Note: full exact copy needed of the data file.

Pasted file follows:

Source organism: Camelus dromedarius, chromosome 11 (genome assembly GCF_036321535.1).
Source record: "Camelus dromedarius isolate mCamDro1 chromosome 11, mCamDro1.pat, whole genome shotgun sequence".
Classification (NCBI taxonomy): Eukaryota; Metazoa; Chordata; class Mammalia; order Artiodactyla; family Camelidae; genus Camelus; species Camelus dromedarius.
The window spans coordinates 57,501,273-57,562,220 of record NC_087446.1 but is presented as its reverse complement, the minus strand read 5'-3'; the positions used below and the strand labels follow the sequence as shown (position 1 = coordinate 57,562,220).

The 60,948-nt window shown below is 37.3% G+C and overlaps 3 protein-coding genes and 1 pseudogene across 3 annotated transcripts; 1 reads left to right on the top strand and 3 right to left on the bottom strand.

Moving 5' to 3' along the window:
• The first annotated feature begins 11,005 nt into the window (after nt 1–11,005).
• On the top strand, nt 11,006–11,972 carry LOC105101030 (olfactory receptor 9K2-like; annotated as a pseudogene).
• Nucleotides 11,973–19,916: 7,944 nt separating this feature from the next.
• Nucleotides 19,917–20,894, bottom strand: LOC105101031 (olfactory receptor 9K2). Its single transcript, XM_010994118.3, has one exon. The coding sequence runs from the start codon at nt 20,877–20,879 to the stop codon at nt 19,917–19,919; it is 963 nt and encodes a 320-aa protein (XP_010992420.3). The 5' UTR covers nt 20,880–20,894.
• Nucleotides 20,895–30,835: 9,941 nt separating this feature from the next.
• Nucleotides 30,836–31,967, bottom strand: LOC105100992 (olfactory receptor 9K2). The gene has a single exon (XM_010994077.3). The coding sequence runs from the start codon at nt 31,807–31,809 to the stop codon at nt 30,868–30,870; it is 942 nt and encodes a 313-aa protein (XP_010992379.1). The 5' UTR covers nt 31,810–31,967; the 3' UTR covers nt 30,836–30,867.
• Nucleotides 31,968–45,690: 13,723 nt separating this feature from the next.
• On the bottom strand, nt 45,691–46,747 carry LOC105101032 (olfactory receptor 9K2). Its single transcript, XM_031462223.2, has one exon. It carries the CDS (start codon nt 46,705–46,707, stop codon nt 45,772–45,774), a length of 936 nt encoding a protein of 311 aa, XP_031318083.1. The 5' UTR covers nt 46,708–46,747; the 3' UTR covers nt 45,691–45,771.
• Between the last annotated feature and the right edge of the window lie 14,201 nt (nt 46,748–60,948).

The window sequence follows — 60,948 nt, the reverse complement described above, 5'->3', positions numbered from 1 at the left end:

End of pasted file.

Source organism: Camelus dromedarius, chromosome 11 (genome assembly GCF_036321535.1).
Source record: "Camelus dromedarius isolate mCamDro1 chromosome 11, mCamDro1.pat, whole genome shotgun sequence".
Classification (NCBI taxonomy): Eukaryota; Metazoa; Chordata; class Mammalia; order Artiodactyla; family Camelidae; genus Camelus; species Camelus dromedarius.
The window spans coordinates 57,501,273-57,562,220 of record NC_087446.1 but is presented as its reverse complement, the minus strand read 5'-3'; the positions used below and the strand labels follow the sequence as shown (position 1 = coordinate 57,562,220).

The 60,948-nt window shown below is 37.3% G+C and overlaps 3 protein-coding genes and 1 pseudogene across 3 annotated transcripts; 1 reads left to right on the top strand and 3 right to left on the bottom strand.

Moving 5' to 3' along the window:
• The first annotated feature begins 11,005 nt into the window (after nt 1–11,005).
• On the top strand, nt 11,006–11,972 carry LOC105101030 (olfactory receptor 9K2-like; annotated as a pseudogene).
• Nucleotides 11,973–19,916: 7,944 nt separating this feature from the next.
• Nucleotides 19,917–20,894, bottom strand: LOC105101031 (olfactory receptor 9K2). Its single transcript, XM_010994118.3, has one exon. The coding sequence runs from the start codon at nt 20,877–20,879 to the stop codon at nt 19,917–19,919; it is 963 nt and encodes a 320-aa protein (XP_010992420.3). The 5' UTR covers nt 20,880–20,894.
• Nucleotides 20,895–30,835: 9,941 nt separating this feature from the next.
• Nucleotides 30,836–31,967, bottom strand: LOC105100992 (olfactory receptor 9K2). The gene has a single exon (XM_010994077.3). The coding sequence runs from the start codon at nt 31,807–31,809 to the stop codon at nt 30,868–30,870; it is 942 nt and encodes a 313-aa protein (XP_010992379.1). The 5' UTR covers nt 31,810–31,967; the 3' UTR covers nt 30,836–30,867.
• Nucleotides 31,968–45,690: 13,723 nt separating this feature from the next.
• On the bottom strand, nt 45,691–46,747 carry LOC105101032 (olfactory receptor 9K2). Its single transcript, XM_031462223.2, has one exon. It carries the CDS (start codon nt 46,705–46,707, stop codon nt 45,772–45,774), a length of 936 nt encoding a protein of 311 aa, XP_031318083.1. The 5' UTR covers nt 46,708–46,747; the 3' UTR covers nt 45,691–45,771.
• Between the last annotated feature and the right edge of the window lie 14,201 nt (nt 46,748–60,948).

The window sequence follows — 60,948 nt, the reverse complement described above, 5'->3', positions numbered from 1 at the left end: